Classes & Reference Guide

The following is a list of credit-earning courses offered as part of the Year of the Portuguese Speaking World. Each one addresses contemporary and historical issues relevant to the diverse culture of Portuguese countries.

Also be sure to check out the Library's Year of the Portuguese Speaking World's Reference Guide for additional books, articles, and other resources about the Portuguese Speaking World.


 

Fall Semester

ANTH 4490: Prime Movers of the Atlantic World: Portugal and Africa (CRN #82100

TR 12:30 - 1:45 pm
Instructor: Brandon Lundy

This team taught course with a visiting Fulbright professor from West Africa covers a variety of ideas and findings about Portugal’s and African societies' positions in modifying the Atlantic World, both historically and contemporarily. We will focus on topics such as culture contact and change, inter-ethnic relations and conflict, identity and multiculturalism, transnational networks, independence movements and nationalism, neo/post-colonialism, global culture and globalization, etc.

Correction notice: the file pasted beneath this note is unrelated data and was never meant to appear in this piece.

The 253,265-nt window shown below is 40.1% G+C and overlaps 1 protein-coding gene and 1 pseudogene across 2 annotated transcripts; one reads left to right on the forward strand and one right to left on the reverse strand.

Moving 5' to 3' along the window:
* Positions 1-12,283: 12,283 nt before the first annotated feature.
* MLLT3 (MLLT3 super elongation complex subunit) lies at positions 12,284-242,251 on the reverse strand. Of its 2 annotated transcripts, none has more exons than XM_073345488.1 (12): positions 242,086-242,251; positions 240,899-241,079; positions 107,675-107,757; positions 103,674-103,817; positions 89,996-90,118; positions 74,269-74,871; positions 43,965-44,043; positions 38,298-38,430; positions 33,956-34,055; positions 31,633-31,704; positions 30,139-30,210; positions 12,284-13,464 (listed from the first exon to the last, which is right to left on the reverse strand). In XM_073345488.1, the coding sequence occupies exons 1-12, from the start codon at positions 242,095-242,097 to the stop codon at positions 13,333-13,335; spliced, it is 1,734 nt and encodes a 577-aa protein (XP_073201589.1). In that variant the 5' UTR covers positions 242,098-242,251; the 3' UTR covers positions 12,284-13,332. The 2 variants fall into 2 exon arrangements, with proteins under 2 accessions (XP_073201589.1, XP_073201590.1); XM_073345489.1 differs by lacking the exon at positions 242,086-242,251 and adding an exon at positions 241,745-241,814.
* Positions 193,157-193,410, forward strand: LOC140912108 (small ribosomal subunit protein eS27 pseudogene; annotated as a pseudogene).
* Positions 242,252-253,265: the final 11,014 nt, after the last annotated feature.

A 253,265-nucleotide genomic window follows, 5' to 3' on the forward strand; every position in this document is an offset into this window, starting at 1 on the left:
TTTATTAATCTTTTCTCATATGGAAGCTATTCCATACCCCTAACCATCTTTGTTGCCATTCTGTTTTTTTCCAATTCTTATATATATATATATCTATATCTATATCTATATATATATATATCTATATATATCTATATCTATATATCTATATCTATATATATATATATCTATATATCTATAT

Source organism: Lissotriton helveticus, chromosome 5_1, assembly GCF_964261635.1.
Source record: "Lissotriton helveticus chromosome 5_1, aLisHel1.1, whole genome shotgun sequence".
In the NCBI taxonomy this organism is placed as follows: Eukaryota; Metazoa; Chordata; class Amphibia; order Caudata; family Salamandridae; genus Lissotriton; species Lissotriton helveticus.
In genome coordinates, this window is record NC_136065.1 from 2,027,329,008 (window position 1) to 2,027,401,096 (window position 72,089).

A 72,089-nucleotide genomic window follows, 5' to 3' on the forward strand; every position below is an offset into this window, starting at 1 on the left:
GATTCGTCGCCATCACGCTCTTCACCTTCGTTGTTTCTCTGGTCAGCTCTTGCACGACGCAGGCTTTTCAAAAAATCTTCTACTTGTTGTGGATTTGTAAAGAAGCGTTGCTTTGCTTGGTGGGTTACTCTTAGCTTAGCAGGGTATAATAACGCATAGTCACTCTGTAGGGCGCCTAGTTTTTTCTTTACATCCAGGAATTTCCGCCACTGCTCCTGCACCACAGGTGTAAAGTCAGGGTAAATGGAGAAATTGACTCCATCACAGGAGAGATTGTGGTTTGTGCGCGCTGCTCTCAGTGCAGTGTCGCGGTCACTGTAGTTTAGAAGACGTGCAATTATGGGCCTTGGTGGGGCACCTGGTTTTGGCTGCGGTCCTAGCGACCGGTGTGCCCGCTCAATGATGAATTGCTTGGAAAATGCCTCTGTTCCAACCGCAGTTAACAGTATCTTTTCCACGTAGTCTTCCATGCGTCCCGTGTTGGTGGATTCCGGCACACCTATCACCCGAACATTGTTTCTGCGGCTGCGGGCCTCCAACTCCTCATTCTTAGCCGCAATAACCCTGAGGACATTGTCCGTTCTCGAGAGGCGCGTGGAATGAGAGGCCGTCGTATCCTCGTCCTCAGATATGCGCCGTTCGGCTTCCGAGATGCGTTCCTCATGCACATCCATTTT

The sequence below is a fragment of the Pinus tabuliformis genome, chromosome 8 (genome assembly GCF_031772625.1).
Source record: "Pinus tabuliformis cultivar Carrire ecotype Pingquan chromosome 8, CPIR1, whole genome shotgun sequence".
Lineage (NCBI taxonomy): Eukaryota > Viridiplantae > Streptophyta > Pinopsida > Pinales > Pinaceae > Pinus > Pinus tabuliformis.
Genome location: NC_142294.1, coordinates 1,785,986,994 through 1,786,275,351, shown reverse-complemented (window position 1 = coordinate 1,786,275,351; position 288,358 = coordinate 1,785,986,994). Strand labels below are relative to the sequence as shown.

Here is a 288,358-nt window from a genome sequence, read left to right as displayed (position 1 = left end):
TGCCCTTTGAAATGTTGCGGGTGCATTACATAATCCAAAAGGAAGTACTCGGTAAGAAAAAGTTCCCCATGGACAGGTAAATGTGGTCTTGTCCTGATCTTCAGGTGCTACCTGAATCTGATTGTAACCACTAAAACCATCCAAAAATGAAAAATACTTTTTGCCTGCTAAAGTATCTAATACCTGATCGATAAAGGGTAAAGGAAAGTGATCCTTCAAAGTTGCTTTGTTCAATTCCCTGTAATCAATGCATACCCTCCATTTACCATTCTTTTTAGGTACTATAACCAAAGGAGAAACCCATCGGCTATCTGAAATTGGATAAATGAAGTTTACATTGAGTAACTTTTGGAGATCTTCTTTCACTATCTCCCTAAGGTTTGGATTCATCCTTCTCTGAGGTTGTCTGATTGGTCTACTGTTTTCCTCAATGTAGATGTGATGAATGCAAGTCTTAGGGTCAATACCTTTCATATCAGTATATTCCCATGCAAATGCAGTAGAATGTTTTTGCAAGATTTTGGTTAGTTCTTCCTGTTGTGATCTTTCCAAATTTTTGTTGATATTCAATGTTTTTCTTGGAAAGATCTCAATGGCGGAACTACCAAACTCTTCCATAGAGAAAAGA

FL 4490: Topics of the Lusophone World (CRN #85413)

TR 12:30 - 1:45 pm
Instructors: Alan Lebaron and Robert Simon

This course offers an in-depth study of topics related to the Year of the Portuguese Speaking World presentations during the fall semester, 2015. It incorporates the presentations as part of the course, as well as offering background content knowledge, discussion, and analysis on the part of students.

 

ANTH 3365 / AADS 3780 Afro-Brazil Politics and Culture (CRN #81910)

TR 5:00 - 6:15 pm
Instructor: Ken Williamson

This course explores the Afro-Brazilian experience in multi-racial Brazil, where the majority of the population is of African descent. This course will focus on how Afro-Brazilian culture, politics, music, samba, capoeira (martial arts), carnival and religion have impacted and often defined Brazilian society and culture. The course also focuses on Brazilian racial identity, social movements and racism. Brazil is constantly situated within the African Diaspora.


 

Other References

©